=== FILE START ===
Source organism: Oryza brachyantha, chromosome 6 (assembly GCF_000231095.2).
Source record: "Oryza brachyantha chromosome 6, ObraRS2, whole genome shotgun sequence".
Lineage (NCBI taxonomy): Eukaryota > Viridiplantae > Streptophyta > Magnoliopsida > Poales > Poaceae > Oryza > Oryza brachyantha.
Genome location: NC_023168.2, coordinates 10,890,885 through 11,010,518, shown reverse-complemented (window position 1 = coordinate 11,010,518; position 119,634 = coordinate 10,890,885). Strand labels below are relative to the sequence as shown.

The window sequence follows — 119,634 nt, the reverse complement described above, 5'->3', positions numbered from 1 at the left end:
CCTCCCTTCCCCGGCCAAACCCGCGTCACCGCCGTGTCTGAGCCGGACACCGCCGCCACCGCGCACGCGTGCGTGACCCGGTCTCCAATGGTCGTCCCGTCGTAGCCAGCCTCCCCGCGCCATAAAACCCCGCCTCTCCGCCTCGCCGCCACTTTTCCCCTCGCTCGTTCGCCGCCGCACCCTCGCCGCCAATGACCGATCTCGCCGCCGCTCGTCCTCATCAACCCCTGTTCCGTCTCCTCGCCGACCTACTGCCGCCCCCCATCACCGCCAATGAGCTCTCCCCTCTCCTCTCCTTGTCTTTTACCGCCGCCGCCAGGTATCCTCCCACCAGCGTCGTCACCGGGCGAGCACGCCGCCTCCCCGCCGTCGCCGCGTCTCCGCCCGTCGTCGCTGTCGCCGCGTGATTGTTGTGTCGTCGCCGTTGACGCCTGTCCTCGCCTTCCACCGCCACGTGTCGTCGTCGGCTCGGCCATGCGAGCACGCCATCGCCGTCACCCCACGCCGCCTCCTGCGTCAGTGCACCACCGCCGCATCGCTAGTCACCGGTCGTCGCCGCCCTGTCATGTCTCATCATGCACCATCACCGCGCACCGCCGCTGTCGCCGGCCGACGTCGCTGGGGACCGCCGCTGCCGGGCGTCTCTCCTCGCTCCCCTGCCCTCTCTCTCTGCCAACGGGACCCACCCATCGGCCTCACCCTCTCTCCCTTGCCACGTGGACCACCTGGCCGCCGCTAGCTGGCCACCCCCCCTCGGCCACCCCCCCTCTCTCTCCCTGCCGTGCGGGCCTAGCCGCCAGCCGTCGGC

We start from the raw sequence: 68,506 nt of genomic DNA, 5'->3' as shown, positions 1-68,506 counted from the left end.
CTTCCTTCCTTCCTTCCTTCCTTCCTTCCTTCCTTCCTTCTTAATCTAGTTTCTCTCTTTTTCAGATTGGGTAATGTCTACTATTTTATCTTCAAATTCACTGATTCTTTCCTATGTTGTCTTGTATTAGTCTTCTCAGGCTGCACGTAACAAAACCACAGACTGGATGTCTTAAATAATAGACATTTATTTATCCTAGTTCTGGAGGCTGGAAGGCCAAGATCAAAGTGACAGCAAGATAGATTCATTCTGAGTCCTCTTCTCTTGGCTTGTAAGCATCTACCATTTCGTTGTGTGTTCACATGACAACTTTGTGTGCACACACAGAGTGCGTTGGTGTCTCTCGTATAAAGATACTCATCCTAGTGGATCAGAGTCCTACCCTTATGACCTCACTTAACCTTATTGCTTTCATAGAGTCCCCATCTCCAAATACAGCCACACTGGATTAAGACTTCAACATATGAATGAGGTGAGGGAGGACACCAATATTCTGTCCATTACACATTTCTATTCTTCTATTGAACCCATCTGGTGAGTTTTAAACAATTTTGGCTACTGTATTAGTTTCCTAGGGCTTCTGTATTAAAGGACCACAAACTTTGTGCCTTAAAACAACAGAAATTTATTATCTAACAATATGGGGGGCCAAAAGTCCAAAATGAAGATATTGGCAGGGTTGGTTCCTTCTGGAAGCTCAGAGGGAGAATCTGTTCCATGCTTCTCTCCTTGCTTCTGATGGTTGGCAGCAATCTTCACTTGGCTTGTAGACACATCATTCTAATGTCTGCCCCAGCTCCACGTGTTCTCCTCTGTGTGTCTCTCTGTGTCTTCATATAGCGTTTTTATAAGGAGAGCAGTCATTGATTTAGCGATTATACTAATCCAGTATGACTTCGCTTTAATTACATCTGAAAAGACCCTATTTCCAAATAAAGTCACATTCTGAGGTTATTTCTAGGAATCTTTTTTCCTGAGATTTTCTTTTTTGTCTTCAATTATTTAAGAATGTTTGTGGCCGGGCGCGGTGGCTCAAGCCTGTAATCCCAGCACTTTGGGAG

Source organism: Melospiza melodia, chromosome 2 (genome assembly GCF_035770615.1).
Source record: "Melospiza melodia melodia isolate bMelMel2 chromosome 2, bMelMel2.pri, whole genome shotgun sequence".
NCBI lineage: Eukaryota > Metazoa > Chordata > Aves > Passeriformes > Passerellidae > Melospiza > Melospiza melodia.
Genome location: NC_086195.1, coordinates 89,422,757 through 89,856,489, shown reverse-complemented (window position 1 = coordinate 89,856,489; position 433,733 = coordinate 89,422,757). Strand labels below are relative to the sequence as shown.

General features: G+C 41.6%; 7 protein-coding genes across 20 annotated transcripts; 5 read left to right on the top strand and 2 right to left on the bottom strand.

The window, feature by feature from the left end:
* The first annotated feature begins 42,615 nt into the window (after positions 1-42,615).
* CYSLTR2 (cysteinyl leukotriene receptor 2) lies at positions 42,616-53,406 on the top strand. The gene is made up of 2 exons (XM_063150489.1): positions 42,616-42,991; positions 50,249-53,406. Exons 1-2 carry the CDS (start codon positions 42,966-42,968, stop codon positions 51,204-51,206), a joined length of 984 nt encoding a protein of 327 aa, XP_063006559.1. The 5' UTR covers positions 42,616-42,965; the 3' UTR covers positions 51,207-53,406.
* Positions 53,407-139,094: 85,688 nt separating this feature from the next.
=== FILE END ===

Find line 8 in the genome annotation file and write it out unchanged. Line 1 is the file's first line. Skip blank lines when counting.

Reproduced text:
CTTCCTTCCTTCCTTCCTTCCTTCCTTCCTTCCTTCCTTCTTAATCTAGTTTCTCTCTTTTTCAGATTGGGTAATGTCTACTATTTTATCTTCAAATTCACTGATTCTTTCCTATGTTGTCTTGTATTAGTCTTCTCAGGCTGCACGTAACAAAACCACAGACTGGATGTCTTAAATAATAGACATTTATTTATCCTAGTTCTGGAGGCTGGAAGGCCAAGATCAAAGTGACAGCAAGATAGATTCATTCTGAGTCCTCTTCTCTTGGCTTGTAAGCATCTACCATTTCGTTGTGTGTTCACATGACAACTTTGTGTGCACACACAGAGTGCGTTGGTGTCTCTCGTATAAAGATACTCATCCTAGTGGATCAGAGTCCTACCCTTATGACCTCACTTAACCTTATTGCTTTCATAGAGTCCCCATCTCCAAATACAGCCACACTGGATTAAGACTTCAACATATGAATGAGGTGAGGGAGGACACCAATATTCTGTCCATTACACATTTCTATTCTTCTATTGAACCCATCTGGTGAGTTTTAAACAATTTTGGCTACTGTATTAGTTTCCTAGGGCTTCTGTATTAAAGGACCACAAACTTTGTGCCTTAAAACAACAGAAATTTATTATCTAACAATATGGGGGGCCAAAAGTCCAAAATGAAGATATTGGCAGGGTTGGTTCCTTCTGGAAGCTCAGAGGGAGAATCTGTTCCATGCTTCTCTCCTTGCTTCTGATGGTTGGCAGCAATCTTCACTTGGCTTGTAGACACATCATTCTAATGTCTGCCCCAGCTCCACGTGTTCTCCTCTGTGTGTCTCTCTGTGTCTTCATATAGCGTTTTTATAAGGAGAGCAGTCATTGATTTAGCGATTATACTAATCCAGTATGACTTCGCTTTAATTACATCTGAAAAGACCCTATTTCCAAATAAAGTCACATTCTGAGGTTATTTCTAGGAATCTTTTTTCCTGAGATTTTCTTTTTTGTCTTCAATTATTTAAGAATGTTTGTGGCCGGGCGCGGTGGCTCAAGCCTGTAATCCCAGCACTTTGGGAG